Monday, September 28, 2015

the seven (or eight) year itch

According to wikipedia, the "seven-year itch" is a term that suggests that the happiness in a relationship declines after around year seven... The phrase originated as a name for irritating and contagious skin complaints of a long duration.

This summer, my husband and I celebrated our 8th wedding anniversary and so I thought we had dodged the dreaded seven-year itch. Well, in the midst of being utterly irritated with my husband recently, I started to itch... on my wedding ring finger! Oh, the irony.

I removed my ring to find my finger chapped, red and, like my mental state, completely irritated! Was my finger suddenly rejecting my wedding ring? Was this a sign?? Could this seven-year itch be true???

Apparently, wedding ring dermatitis is a common condition that is caused by soap build up under the ring or the allergic reaction to nickel found in white gold. 

I love my husband. I do. I am one of those rare gals who married her high school sweetheart. We made it through a long distance relationship in college, a major diagnosis and illness, the deaths of our fathers, many, many stupid arguments, and big, "That's it! It's over!" blow outs. We went from living together and thinking our quirks were cute to being married and getting on each other's nerves on a regular.

I know I make our relationship sound oh so {not} wonderful, but I do believe that all of the tough stuff has strengthened our bond even more than the good stuff (of which we have plenty as well... really!).

But, after seven to eight years, I have found that marriage can be really, really difficult. Things that used to be easy between us have become major work. We are so busy and crazed that we have to remember things like speaking to each other in a kinder tone (i.e. "Could you please put your dish in the sink, sweetie?" versus "Would you put your damn dish in the sink for once!"), kissing good bye, saying "I love you." We seem to do all of this very well with Lila. We simultaneously shower her with hugs and kisses and "I love you's" but sadly we don't always treat each other with the same amount of affection.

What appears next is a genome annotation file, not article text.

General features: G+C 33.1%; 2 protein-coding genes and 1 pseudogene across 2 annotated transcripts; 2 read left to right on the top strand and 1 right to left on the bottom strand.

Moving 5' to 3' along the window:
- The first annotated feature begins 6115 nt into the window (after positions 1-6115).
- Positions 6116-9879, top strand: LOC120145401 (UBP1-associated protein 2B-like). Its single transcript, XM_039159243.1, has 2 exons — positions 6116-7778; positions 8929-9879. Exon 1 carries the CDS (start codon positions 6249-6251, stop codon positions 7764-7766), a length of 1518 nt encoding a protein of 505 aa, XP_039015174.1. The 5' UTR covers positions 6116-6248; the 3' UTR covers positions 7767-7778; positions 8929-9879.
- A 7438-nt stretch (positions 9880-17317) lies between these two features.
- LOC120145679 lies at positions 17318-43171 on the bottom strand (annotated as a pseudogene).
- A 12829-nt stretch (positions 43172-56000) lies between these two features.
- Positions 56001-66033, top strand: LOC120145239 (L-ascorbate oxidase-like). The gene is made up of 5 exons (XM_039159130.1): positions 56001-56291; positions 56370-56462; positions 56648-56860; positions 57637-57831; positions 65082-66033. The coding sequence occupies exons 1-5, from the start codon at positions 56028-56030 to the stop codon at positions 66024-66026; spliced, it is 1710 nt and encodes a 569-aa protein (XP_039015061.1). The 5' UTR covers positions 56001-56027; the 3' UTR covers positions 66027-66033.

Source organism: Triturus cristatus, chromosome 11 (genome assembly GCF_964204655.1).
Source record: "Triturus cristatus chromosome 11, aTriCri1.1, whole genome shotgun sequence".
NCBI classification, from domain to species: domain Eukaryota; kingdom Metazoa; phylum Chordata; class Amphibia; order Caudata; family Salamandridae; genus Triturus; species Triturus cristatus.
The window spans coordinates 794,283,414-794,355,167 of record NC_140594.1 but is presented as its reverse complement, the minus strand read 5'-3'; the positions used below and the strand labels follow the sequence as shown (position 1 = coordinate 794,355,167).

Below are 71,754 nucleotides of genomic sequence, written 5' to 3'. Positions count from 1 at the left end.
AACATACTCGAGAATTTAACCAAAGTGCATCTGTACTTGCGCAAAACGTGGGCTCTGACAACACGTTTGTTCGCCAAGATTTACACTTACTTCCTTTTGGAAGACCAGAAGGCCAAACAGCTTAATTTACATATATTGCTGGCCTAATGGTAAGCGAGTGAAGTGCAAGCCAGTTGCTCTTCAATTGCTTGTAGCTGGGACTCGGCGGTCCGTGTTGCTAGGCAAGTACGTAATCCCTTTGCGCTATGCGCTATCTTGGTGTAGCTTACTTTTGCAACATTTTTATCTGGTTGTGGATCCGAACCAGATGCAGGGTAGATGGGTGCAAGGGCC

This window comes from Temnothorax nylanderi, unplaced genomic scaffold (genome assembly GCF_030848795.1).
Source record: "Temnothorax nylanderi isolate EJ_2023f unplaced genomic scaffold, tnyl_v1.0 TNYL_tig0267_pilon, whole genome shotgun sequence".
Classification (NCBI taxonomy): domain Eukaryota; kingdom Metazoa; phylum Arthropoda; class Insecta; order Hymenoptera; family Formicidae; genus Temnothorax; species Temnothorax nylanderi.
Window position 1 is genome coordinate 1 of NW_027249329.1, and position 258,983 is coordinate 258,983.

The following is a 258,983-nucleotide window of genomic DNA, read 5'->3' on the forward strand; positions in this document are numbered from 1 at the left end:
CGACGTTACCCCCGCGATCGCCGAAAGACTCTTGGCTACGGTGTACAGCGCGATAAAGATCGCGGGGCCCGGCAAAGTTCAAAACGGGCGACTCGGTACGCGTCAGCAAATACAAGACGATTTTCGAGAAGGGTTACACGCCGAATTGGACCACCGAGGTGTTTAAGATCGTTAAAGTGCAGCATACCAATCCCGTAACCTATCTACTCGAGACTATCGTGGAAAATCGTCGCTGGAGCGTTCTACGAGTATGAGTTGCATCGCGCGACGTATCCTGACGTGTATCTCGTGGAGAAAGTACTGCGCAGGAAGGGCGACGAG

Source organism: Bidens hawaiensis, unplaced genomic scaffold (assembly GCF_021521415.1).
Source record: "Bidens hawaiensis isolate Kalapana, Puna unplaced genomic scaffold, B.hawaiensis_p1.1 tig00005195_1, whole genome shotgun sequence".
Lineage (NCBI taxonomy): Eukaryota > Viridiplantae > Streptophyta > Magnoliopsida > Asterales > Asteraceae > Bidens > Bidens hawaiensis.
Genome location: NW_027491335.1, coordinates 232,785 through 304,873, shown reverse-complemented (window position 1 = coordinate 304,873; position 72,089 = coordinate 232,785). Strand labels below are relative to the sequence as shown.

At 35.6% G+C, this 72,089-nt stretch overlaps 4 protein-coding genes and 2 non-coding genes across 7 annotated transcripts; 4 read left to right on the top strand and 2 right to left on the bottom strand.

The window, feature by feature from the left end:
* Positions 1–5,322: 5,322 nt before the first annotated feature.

I could argue that we don't need to do these things because the love between us is a given. Perhaps it is displayed in more practical ways. For instance, my husband will anticipate me rushing back into the house in the morning because I have forgotten something (again) and he will be ready to pass this item into my hand (cell phone, water bottle, travel mug... car keys) like a baton, making my morning a little smoother. And, despite the fact that I am a vegetarian, I will clean, trim, and prepare my husband's chicken, gagging at the raw gross-ness, so that he has something to eat after working late. We will do these things for each other even when, at a given moment, we can't stand each other. Isn't that love? Couldn't that be considered affection?

But, when looking at my irritated finger, I realize that I can't just wear the ring and ignore what's going on underneath. Relationships need care and attention. This is something we can't ignore or take for granted because what starts as a minor irritation can quickly spread and become unbearable. 

As my finger heals, I am emailing my husband date night ideas. He is arranging the child care. In time, all will become healthy once again... and we will take good care to keep it that way.  -Tara

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